The Mets haven’t ruled out signing Ivan Rodriguez…or have they?

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UPDATE: Adam Rubin of ESPNNewYork.com was told by multiple Mets’ sources that a deal with Rodriguez is unlikely. In fact, one source told him: “We are not bringing Ivan here.” The club appears content to go with Mike Nickeas or Rob Johnson as Josh Thole‘s backup.

6:48 PM: 40-year-old Ivan Rodriguez is still out there looking for work and though a signing doesn’t sound imminent, he does have one potential lead.

According to Mike Puma of the New York Post, a Mets official spoke with Ivan Rodriguez as recently as 10 days ago and the club “hasn’t ruled out the possibility” of signing him a backup to Josh Thole. As of now, Mike Nickeas is the favorite for the spot.

The Mets have roughly $2 million left in their budget, according to Puma, but they want to make sure that Johan Santana is healthy before making any more moves. If Santana has any setbacks with his surgically-repaired shoulder this spring, they will likely try to add a starting pitcher. In the meantime, the Mets have told Rodriguez to “stay in shape.”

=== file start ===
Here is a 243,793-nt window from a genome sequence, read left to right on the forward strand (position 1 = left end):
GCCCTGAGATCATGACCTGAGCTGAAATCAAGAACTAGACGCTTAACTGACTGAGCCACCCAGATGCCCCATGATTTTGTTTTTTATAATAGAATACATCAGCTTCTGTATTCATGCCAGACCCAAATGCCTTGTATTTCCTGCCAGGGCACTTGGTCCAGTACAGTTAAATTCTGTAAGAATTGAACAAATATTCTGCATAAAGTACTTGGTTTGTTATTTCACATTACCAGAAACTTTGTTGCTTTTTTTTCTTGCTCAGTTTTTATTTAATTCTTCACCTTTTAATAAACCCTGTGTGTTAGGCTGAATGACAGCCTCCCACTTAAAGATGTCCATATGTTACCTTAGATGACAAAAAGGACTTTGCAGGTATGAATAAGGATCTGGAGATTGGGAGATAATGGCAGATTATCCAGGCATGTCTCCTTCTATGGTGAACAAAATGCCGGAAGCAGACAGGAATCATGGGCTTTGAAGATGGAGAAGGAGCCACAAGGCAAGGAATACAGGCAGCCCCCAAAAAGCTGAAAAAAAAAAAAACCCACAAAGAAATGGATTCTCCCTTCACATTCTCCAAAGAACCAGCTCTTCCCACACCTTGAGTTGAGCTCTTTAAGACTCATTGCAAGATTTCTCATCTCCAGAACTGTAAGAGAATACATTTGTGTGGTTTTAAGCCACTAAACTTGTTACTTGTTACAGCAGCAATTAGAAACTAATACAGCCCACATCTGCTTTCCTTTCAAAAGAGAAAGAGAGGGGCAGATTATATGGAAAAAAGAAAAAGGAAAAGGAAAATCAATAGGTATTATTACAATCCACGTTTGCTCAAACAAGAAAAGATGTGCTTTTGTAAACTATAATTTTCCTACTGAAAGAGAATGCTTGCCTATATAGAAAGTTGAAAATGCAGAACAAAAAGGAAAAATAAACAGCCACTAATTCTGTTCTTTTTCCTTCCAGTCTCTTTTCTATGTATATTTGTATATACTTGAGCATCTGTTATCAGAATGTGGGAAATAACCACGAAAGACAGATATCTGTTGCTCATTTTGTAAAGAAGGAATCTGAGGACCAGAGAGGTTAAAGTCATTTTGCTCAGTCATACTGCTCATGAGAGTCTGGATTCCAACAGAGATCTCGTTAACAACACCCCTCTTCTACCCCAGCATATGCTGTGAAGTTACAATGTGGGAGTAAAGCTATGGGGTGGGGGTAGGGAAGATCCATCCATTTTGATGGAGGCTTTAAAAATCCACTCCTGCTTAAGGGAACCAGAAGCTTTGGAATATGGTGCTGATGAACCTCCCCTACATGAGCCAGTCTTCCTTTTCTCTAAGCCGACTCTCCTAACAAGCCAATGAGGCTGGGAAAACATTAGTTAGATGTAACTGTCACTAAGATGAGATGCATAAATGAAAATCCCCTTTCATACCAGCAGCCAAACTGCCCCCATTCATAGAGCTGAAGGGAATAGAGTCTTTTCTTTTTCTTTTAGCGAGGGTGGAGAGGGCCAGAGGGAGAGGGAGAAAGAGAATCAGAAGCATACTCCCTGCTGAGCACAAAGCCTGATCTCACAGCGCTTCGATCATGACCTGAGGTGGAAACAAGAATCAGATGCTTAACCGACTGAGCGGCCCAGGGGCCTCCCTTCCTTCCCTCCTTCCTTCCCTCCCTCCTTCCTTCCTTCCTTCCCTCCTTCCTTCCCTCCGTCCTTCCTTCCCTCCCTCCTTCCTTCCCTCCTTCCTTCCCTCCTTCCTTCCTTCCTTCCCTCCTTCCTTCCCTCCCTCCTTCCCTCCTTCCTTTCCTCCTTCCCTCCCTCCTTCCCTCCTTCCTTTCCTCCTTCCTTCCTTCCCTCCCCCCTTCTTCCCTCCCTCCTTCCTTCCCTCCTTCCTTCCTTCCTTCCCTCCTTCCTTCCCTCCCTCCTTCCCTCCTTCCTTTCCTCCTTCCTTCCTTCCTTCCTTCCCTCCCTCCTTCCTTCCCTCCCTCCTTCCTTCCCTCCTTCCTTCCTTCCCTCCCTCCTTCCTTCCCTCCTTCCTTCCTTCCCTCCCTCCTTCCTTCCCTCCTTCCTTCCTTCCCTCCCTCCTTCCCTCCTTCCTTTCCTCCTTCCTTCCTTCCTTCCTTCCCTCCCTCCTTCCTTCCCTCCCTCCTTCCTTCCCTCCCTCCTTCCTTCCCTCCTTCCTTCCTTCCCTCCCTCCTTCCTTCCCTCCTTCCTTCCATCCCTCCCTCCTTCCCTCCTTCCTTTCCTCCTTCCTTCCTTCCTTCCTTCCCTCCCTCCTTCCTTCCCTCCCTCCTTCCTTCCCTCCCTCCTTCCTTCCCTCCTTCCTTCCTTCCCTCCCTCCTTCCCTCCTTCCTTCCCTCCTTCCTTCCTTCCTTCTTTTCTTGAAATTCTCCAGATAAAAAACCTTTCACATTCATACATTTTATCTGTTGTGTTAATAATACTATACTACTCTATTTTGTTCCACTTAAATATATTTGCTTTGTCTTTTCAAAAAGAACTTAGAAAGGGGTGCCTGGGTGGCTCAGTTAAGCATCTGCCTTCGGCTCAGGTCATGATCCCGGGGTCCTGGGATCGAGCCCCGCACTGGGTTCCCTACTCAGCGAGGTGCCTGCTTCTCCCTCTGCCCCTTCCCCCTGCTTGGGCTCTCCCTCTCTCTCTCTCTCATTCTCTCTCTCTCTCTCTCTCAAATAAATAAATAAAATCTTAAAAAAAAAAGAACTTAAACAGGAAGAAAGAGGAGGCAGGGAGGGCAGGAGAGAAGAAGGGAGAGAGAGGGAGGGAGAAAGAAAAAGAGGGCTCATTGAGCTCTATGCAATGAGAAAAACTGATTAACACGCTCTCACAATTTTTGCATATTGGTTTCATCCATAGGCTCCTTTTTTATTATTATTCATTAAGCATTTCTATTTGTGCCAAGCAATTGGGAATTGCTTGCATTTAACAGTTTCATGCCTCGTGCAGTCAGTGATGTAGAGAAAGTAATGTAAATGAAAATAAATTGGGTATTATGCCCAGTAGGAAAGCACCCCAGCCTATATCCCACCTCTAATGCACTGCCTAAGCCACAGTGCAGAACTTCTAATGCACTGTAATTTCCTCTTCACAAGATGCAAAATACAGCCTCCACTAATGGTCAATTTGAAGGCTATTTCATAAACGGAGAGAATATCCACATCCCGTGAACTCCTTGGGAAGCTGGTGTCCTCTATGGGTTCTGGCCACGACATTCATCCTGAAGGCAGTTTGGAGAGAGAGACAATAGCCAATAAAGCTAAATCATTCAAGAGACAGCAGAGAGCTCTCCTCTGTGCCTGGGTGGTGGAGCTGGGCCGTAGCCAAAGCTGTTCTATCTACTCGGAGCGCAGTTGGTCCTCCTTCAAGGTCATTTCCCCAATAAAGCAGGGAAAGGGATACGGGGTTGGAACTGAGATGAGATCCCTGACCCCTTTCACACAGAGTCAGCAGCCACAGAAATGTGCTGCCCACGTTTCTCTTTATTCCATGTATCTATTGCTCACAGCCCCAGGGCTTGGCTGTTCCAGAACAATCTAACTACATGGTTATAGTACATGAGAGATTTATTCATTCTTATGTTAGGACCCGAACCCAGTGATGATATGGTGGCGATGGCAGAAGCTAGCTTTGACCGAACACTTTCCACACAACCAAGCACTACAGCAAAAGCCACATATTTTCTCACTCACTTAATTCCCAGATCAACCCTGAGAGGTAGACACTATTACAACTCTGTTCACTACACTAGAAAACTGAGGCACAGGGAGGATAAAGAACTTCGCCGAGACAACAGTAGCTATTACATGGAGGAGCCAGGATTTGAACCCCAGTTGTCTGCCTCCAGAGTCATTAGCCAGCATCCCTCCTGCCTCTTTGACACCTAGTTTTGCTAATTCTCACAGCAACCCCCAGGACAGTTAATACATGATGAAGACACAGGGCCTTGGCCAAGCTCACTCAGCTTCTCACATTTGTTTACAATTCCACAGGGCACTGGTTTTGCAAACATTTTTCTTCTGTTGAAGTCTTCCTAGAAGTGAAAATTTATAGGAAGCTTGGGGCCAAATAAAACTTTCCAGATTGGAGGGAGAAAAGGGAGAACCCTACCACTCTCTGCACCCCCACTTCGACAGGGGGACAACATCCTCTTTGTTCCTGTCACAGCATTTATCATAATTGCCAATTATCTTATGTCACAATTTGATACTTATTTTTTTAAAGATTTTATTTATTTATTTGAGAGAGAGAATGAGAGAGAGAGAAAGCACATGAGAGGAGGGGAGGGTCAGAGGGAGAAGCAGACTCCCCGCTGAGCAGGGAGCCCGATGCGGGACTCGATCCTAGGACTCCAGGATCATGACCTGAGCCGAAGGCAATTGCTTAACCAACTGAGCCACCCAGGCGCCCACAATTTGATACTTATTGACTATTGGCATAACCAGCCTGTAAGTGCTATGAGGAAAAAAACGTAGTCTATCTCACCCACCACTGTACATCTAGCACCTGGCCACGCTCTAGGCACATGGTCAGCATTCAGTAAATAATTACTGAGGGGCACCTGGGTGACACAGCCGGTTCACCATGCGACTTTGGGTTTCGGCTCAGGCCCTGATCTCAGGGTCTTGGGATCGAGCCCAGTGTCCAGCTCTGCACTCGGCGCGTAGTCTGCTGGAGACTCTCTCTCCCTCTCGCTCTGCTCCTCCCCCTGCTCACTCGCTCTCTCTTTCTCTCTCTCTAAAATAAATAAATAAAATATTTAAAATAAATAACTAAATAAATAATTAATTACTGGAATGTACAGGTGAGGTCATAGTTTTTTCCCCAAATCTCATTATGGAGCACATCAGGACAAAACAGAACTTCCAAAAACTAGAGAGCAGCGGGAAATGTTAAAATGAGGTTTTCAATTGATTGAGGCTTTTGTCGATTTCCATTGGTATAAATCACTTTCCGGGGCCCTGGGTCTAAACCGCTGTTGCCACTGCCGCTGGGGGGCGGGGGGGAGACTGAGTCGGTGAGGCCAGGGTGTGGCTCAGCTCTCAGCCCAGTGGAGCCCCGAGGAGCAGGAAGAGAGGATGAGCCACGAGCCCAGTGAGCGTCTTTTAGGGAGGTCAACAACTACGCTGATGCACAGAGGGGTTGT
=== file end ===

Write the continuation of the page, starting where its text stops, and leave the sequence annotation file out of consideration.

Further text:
Rodriguez batted .218/.281/.323 with two home runs, 19 RBI and a .604 OPS over 137 plate appearances last season with the Nationals while throwing out 52 percent (13-for-25) of attempted basestealers. He is 166 hits shy of 3,000 for his career.

Video: Ramon Torres hits little league home run in first at-bat of season

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The Royals recalled infielder Ramon Torres from Triple-A Omaha on Saturday. He didn’t get into a game until starting Thursday night’s game against the Rangers, batting ninth.

In the top of the second inning, facing Austin Bibens-Dirkx, Torres laced a single up the middle. Center fielder Delino DeShields charged in on it, attempting to keep Ryan Goins at second base, but the ball went right past his glove, through his legs, and nearly trickled all the way to the warning track. Goins scored easily and Torres was waved home, too. He managed to narrowly beat the throw, touching home plate with his left hand on a head-first slide.

The play was officially scored a single and a three-base error. Torres wasn’t credited with an RBI on the play. But at least the Royals got two runs out of it.